Authentic Cambodian - Baih Khmer


Step into Bai Khmer and you´ll feel as you’re walking into a fisherman’s house by the Mekong river in the Cambodian countryside. Especially when Rodney and Dani ­– the brains behind the newest restaurant in Warkworth – greet you with big smiles and a menu full of tempting and exciting flavours. After chatting to Dani for ten minutes I felt as if I’d known her for years. She was born in a refugee camp on the border between Cambodia and Thailand, and it was this that forged her strong, determined yet vivacious personality. Her family moved to New Zealand when she was three, sponsored by a Christian family as part of a UN program to relocate Cambodian refugees after the horrors of the civil war.

She met Rodney, the father of her three children, when she was only twelve and she knew then he was the man she wanted to be with. Defying their traditions and families Dani called off her arranged marriage, and Rodney renunciated all rights to claim his family's fortune.

Fifteen years later they’d owned several successful bakeries, proving they had food industry know-how. The couple have at last opened a restaurant to offer the flavours they were longing for; the flavours of Cambodia. Lemongrass, fish sauce, coconut milk and tamarind are some of them; they blend together to create the complexity of Khmer cuisine.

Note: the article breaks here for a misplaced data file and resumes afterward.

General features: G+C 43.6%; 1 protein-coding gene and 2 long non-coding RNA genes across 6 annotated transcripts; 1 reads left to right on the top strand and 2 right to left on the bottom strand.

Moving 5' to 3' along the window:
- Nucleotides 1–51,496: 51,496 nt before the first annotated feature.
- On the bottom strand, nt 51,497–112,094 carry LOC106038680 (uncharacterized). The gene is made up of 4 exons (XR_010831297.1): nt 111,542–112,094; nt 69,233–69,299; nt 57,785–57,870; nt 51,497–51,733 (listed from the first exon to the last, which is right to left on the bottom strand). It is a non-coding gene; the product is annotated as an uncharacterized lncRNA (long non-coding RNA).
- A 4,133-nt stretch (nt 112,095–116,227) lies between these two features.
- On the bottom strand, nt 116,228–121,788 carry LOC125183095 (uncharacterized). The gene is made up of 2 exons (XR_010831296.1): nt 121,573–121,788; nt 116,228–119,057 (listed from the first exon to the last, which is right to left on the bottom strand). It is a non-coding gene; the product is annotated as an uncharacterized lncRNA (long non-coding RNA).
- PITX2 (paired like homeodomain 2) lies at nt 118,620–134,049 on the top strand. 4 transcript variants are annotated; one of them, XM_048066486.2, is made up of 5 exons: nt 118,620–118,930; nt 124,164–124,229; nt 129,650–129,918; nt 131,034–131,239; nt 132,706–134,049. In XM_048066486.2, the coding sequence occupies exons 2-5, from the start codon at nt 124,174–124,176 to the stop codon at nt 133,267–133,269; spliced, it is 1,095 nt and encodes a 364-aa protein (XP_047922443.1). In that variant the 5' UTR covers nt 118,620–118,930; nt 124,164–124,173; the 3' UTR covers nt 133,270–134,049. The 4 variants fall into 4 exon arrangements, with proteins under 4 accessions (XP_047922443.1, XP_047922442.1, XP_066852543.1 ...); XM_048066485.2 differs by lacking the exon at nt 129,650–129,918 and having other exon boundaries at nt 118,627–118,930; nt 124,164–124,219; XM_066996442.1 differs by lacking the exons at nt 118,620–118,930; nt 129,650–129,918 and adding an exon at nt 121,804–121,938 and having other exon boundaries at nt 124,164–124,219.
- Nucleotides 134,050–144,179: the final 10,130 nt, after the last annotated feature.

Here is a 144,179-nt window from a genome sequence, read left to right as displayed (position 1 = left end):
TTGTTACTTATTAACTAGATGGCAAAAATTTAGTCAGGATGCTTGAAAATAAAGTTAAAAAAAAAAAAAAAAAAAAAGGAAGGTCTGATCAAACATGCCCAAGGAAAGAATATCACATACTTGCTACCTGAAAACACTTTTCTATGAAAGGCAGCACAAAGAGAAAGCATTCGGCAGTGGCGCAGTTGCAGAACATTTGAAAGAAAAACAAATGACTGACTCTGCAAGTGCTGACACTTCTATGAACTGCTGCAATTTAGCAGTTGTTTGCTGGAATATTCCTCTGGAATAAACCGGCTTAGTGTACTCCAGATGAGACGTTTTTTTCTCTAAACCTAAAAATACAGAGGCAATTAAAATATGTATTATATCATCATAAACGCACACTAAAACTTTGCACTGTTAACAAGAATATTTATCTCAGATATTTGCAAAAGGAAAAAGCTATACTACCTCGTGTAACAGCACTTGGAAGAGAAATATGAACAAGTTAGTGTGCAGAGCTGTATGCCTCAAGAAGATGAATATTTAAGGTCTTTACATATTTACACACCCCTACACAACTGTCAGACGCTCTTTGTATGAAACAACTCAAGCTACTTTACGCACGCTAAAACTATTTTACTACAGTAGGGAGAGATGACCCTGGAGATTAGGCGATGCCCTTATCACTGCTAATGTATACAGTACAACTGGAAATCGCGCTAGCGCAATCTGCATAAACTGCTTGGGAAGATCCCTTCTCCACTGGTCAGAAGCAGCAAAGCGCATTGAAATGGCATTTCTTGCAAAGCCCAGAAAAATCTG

As with other regions of Southeast Asia, the balance of the four foundational tastes (sweet, salty, sour and bitter) is crucial, but Cambodian food is bolder, more aromatic and with more layers that fill your palate with bursting flavours. A typical Cambodian meal includes a soup, a stir fry, a salad and a protein dish all served with rice and shared at the table.

The list of dishes eaten every day is long and sensational, and at Bai Khmer you'll find them all and more. Dani and Rodney together capture the essence of their culture, their heritage and their traditions and bring it to you on a platter.14

Num Krok

A rice and coconut pancake ball, crispy and golden on the outside and incredibly silky and luxurious on the inside. Eaten with your hands, it’s stacked on top of fresh vegetables to add freshness and served with a powerful fish and chili sauce to enhance its tropical flavours.


Num Ba Jok

An all-in-one noodle dish served at lunchtime and served at room temperature.  Thin vermicelli noodles combined with morsels of crunchy spring rolls, patè and a generous slice of tender pork belly, all bound together with creamy coconut sauce and a touch of sharp fish sauce.


Bai Cha Kroeung Sach Ko

A classic. Tender pieces of beef cooked with a homemade lemongrass, garlic and spice aromatic paste called kroeung (there are as many recipes for this as families in Cambodia). Crunchy curry leaves and herbs add freshness, and chillies are present to awaken your palate.  Light and full of flavour, this dish is the close cousin of Thai curries, although more aromatic and less heavy as there is no coconut cream in it.